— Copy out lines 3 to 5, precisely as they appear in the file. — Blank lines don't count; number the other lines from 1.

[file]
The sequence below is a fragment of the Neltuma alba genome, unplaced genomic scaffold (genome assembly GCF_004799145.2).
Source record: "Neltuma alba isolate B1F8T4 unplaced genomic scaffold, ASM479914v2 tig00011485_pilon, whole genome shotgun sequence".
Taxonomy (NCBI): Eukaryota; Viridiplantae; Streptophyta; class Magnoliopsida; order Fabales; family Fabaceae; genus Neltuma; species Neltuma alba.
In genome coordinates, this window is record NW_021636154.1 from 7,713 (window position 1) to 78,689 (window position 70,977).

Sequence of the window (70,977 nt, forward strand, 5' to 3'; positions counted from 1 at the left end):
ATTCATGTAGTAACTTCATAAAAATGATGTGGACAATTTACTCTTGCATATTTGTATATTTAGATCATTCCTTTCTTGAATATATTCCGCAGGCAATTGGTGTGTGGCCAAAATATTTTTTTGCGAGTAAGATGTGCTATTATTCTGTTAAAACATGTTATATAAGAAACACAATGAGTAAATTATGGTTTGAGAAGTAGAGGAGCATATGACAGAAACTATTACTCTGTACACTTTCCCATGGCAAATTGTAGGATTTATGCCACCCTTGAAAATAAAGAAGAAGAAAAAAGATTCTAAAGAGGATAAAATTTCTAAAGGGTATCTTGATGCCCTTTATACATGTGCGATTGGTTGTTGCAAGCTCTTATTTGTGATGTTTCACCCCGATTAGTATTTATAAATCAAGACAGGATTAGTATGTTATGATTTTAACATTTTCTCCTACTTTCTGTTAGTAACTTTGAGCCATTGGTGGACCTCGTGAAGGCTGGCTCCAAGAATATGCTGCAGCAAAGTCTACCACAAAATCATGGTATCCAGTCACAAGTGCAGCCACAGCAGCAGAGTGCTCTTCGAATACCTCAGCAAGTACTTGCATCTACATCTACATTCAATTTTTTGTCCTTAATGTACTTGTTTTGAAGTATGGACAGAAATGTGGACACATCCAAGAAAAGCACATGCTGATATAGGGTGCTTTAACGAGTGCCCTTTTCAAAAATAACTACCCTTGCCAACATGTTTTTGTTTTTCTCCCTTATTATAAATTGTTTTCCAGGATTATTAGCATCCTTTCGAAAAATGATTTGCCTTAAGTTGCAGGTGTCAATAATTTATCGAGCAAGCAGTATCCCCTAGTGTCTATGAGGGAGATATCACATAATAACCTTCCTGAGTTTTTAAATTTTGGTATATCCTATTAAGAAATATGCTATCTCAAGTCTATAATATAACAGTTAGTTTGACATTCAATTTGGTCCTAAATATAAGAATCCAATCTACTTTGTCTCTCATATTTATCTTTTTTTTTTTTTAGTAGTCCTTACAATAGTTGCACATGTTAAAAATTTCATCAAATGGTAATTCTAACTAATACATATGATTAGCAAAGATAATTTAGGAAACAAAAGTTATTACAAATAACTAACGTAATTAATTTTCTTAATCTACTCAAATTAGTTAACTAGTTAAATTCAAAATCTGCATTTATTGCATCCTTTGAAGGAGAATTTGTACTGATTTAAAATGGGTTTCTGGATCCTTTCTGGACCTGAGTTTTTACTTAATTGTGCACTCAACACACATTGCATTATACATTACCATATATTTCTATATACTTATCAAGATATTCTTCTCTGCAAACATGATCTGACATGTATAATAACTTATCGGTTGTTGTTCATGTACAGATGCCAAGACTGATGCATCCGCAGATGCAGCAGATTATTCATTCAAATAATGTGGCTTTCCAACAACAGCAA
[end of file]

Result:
Taxonomy (NCBI): Eukaryota; Viridiplantae; Streptophyta; class Magnoliopsida; order Fabales; family Fabaceae; genus Neltuma; species Neltuma alba.
In genome coordinates, this window is record NW_021636154.1 from 7,713 (window position 1) to 78,689 (window position 70,977).

Sequence of the window (70,977 nt, forward strand, 5' to 3'; positions counted from 1 at the left end):